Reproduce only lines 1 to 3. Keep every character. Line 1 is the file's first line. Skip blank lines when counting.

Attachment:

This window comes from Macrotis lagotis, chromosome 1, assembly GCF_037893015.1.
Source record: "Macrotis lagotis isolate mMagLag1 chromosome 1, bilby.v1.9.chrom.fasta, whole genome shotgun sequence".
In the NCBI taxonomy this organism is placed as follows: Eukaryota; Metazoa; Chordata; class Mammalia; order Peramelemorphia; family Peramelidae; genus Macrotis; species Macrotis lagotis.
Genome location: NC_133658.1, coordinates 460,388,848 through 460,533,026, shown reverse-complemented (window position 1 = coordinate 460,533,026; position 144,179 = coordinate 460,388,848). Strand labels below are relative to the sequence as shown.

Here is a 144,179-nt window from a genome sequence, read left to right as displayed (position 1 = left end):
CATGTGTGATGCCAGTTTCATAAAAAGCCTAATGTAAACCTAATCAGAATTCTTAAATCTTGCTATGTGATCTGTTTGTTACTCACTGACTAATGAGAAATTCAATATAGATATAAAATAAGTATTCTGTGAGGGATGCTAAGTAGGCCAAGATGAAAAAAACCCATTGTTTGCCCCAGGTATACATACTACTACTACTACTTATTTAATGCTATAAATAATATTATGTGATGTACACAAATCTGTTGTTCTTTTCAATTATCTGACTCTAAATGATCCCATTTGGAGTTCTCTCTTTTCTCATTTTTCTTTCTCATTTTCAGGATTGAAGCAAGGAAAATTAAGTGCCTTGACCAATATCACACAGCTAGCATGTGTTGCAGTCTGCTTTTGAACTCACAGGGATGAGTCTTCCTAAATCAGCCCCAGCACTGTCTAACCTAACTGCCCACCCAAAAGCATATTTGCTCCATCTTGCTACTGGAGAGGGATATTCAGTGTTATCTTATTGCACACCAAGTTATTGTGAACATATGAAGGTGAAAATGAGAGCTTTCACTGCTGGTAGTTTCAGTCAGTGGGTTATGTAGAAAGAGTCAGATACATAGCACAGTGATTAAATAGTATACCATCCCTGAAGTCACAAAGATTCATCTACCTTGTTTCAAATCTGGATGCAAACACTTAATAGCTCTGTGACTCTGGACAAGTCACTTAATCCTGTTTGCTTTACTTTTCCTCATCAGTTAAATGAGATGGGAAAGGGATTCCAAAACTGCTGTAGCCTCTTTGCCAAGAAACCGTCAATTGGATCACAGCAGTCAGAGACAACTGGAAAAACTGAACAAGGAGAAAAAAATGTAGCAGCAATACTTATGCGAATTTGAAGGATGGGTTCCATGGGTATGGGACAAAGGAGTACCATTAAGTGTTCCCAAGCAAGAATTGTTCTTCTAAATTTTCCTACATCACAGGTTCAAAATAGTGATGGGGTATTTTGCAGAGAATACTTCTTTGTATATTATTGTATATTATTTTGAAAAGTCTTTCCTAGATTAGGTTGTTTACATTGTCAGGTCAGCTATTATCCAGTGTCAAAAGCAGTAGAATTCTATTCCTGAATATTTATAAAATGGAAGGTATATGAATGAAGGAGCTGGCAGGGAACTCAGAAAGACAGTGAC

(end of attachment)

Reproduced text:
This window comes from Macrotis lagotis, chromosome 1, assembly GCF_037893015.1.
Source record: "Macrotis lagotis isolate mMagLag1 chromosome 1, bilby.v1.9.chrom.fasta, whole genome shotgun sequence".
In the NCBI taxonomy this organism is placed as follows: Eukaryota; Metazoa; Chordata; class Mammalia; order Peramelemorphia; family Peramelidae; genus Macrotis; species Macrotis lagotis.